Google has announced that it will stop advertisers tracking users across apps on Android smartphones, following in the footsteps of Apple and causing a significant blow to Meta Platform’s advertising business.
The tech giant said it wanted to “raise the bar for user privacy” by changing the way marketers can collect data on users as they move betweens apps on phones that use Android, the mobile operating system owned by Google that works on more than three billion active devices.
Google said it plans to phase out advertising IDs, the special code assigned to each Android device that allows marketers to track details about users. It will instead look to alternatives that protect user data.
Currently these advertising IDs allow a company such as Meta, previously called Facebook, to follow a user as they move between different apps on their phone, gathering personal data about them, delivering them adverts and also seeing what they click on.
Meta has defended such practices, saying that users prefer seeing adverts relevant to them while allowing marketers to reach the right potential customers.
However, the move from Google comes after Apple introduced new privacy measures last year that allowed users to opt-out of being tracked by apps on their iPhones and iPads. The move rocked the digital advertising industry and helped lead to $300 billion being wiped off Meta’s market value. Meta has said the changes by Apple will cost it $10 billion this year in lost advertising revenue.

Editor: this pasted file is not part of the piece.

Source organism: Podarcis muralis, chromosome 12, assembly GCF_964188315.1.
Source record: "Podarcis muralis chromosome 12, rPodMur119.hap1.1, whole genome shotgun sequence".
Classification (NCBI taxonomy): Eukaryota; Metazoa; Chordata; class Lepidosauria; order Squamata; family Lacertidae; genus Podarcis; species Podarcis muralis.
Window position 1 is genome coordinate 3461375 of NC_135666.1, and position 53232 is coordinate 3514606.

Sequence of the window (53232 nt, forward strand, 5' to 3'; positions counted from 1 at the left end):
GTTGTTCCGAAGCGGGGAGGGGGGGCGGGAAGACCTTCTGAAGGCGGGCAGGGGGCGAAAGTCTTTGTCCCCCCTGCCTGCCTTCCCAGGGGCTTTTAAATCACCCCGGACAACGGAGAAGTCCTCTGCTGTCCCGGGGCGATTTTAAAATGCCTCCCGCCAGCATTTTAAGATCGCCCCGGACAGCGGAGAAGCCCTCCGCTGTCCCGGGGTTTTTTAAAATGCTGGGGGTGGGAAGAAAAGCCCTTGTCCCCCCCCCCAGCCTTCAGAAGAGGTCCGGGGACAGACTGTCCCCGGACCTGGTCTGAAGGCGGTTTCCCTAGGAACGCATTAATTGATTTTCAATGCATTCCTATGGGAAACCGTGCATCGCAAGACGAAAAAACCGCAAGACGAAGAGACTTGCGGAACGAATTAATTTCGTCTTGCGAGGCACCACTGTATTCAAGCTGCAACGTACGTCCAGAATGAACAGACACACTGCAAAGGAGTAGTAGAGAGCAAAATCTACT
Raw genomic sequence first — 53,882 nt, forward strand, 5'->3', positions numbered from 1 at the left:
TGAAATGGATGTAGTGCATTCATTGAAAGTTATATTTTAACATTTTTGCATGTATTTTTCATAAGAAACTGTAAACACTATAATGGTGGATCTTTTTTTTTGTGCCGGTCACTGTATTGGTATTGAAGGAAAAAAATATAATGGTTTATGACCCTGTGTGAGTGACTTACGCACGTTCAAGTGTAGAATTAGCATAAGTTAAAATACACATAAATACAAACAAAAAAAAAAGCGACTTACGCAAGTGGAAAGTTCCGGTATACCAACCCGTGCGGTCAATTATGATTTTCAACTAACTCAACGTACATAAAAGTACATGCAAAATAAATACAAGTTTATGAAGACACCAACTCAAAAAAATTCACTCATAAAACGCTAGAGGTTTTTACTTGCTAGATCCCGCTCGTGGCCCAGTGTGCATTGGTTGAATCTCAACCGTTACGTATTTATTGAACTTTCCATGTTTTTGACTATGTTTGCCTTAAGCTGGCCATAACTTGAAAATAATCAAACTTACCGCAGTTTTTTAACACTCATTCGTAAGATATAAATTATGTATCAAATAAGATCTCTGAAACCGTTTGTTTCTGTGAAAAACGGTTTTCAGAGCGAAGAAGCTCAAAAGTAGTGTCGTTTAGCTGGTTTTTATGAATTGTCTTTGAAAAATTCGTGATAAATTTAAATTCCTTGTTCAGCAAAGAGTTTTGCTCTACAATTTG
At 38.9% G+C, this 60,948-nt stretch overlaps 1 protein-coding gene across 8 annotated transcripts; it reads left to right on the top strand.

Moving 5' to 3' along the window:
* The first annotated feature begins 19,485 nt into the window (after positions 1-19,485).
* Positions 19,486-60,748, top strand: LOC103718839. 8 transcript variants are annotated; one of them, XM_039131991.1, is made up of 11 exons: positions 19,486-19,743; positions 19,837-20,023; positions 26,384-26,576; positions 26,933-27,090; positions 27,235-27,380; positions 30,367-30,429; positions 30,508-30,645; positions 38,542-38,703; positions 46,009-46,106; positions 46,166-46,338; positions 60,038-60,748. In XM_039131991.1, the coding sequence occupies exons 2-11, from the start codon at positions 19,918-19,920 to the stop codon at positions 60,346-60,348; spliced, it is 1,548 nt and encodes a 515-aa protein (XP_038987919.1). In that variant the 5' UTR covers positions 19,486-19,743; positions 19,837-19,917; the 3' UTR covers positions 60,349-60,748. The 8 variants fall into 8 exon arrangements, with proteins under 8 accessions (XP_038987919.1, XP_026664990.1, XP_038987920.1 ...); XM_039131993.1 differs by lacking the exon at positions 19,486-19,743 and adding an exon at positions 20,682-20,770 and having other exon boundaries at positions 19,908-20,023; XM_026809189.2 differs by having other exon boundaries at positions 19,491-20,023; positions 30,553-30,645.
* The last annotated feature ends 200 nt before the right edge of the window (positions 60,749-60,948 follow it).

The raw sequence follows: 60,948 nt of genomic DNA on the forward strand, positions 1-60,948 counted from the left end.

Google has said it will take a less “blunt” path than Apple and will keep supporting trackers for another two years at least, as well as working with app developers and the advertising industry to create alternatives. It added that it would give the industry substantial notice before it makes any changes.
Yet despite such assurances, the announcement from Google spooked Meta investors, with the social media company’s share price down by 2.38 per cent to $215.93 in New York today, as concern grows the changes could further eat into the company’s revenue.
Since June last year Android users have been able to opt out of sharing their IDs with advertisers, but Google now plans to ditch the feature entirely.
Such moves from Apple and Google look to upend how advertising on the internet works, but come as users grow increasingly wary about how their data is used and who collects personal information about them.
The announcement by Google is likely to provoke scrutiny from regulators on both sides of the Atlantic due to the huge power the tech company has in the digital advertising economy.
Google is the world’s biggest advertising company, owning the bulk of the tools advertisers use to reach potential customers and selling billions of dollars worth of advertising space on search results and YouTube videos.
The company has been under the spotlight for its plans to make privacy changes to its Chrome web browser, where it is working on getting rid of third-party cookies, which are bits of code that can be used to track people on the internet and send them targeted adverts.